Sometimes He calms the storm
And other times He calms His child

He has a reason for each trial
That we pass through in life
And though we’re shaken
We cannot be pulled apart from Christ

No matter how the driving rain beats down
On those who hold to faith
A heart of trust will always
Be a quiet peaceful place

Songwriters: Benton Kevin Stokes / Tony W. Wood
Sometimes He Calms the Storm lyrics © Universal Music Publishing Group, Capitol Christian Music Group

Via, Veritas et Vida

Friday of the Second Week of Easter
May 3, 2019

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Jn14_6 way truthToday, in Mercy, Jesus clearly tells us who he is for us:

I am the Way, the Truth and the Life.

Jesus is the one, immovable Light in any darkness or confusion that engulfs us. How comforting and centering that thought – if only we can remember it!

Each of us, no doubt, has lost and found our way hundreds of times in our lives.

We have all been tossed back and forth on the half-truths, white lies, and deceptive silences of ourselves and others.

We have walked a razor line along the cliffs of death either of our beloveds or in our own spirits.

If we came through those times, it was because God found us, opened our hearts to the truth, breathed a Divine Recovery into our souls.

We are so often like Philip whose feast with James we celebrate today. Philip lived in the abundance of Christ’s presence. He listened every day to His blessed Word. Yet, after years of being with Jesus, Philip says

“Master, show us the Father, and that will be enough for us.”

Jesus sounds a little surprised. He responds to Philip:

“Have I been with you for so long a time
and you still do not know me, Philip?
Whoever has seen me has seen the Father.
How can you say, ‘Show us the Father’?
Do you not believe that I am in the Father and the Father is in me?”

God has been with us too from the moment Divine Life was breathed into us. We can completely trust that Presence, that Way, that Truth, that Life.

Such trust can transform our lives!

Music: O Via, Vita, Veritas – (perhaps outdated in tone, but lovely in melody and sentiment ) by Blessed Giacomo Alberione

O VIA, VITA, VERITAS!

O Via, Vita, Veritas, o Jesu!
Lucens per omnes semitas, o Jesu!
Te sequemur, trahe nos / Credulos ac servulos.
Te collaudamus / In Te speramus / Amamus Te / Dulcissime, o Jesu!

In verbo tuo stabimus, o Jesu!
Crucis pugnam pugnabimus, o Jesu!
Dediti Ecclesiæ / Veritatis regiæ.
Te collaudamus / In Te speramus / Amamus Te / Dulcissime, o Jesu!

Our Way, our Truth, our Life divine – O Jesus, our Lord!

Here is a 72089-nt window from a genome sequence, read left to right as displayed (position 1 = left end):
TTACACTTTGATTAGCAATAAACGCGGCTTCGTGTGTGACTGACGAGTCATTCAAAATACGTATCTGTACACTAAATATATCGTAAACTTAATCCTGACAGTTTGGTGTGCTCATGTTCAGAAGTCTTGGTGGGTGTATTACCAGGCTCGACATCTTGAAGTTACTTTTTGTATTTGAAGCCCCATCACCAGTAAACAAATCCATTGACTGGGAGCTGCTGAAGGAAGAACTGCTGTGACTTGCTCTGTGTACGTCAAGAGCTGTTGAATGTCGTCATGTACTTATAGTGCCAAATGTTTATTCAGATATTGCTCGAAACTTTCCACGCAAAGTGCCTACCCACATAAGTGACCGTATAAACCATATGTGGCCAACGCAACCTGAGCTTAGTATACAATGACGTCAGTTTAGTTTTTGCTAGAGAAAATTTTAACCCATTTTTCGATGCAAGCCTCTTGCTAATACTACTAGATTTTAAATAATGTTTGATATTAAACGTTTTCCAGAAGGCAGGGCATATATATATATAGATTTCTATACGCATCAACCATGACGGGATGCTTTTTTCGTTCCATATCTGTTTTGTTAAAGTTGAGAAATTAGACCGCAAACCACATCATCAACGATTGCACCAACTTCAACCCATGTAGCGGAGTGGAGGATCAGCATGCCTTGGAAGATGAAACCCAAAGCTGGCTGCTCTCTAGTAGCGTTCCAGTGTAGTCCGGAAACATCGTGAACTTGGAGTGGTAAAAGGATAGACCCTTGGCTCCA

On ev’ry path as Light you shine – O Master adored!
Lead us so we shall fulfill,
Through our faith and works, your will.
We praise and bless you, / Our hope confess you!
In love we sing, / Eternal King, / O Master adored! 

Your word we’ll keep with all our might – O Jesus, our Lord!
The battle of the cross we’ll fight – O master adored!
Docile to your Church we’ll be,
By your truths led joyously.
We praise and bless you, / Our hope confess you!
In love we sing, / Eternal King, O Master adored!

Infinite Grace

Thursday of the Second Week of Easter
May 2, 2019

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Today, in Mercy,  in our reading from Acts, the disciples continue to show immense courage in preaching the Word.  They are bursting with the gifts of the Holy Spirit, soon to be confirmed in them on Pentecost.

Jn3_34

We, too, have these gifts confirmed in us, not only when we receive the sacrament of Confirmation, but each time we open our hearts without reserve to the Holy Spirit and her ensuing abundance:

Wisdom
Understanding
Counsel, or Right Judgment
Fortitude, or Courage
Knowledge
Piety, or Reverence
Fear of the Lord, or Awesome Wonder

Sometimes, we unfortunately forget to call on these infinite gifts as we navigate life’s challenges. It is a blessing to remember that we are not doing this thing called “Life” alone, just as the early disciples were charged by the power of God.

Our Gospel confirms the availability of God’s unbounded Grace to all who believe:

For the one whom God sent speaks the words of God.
He does not ration his gift of the Spirit.
The Father loves the Son and has given everything over to him.
Whoever believes in the Son has eternal life.

Let’s consciously claim that unrationed grace today! Oh, what a difference it might make in our lives!

Music: Mozart: Veni Sancte Spiritus (Latin and English Lyrics below)

Veni sancte Spiritus:
Reple tuorum corda fidelium:
et tui amoris in eis ignem accende.
qui per diversitatem linguarum cunctarum
gentes in unitate fidei congregasti.
Alleluia.


Come Holy Spirit:
fill the hearts of your faithful,
and kindle your love in them.

You have gathered the nations
together in the unity of faith.
Alleluia.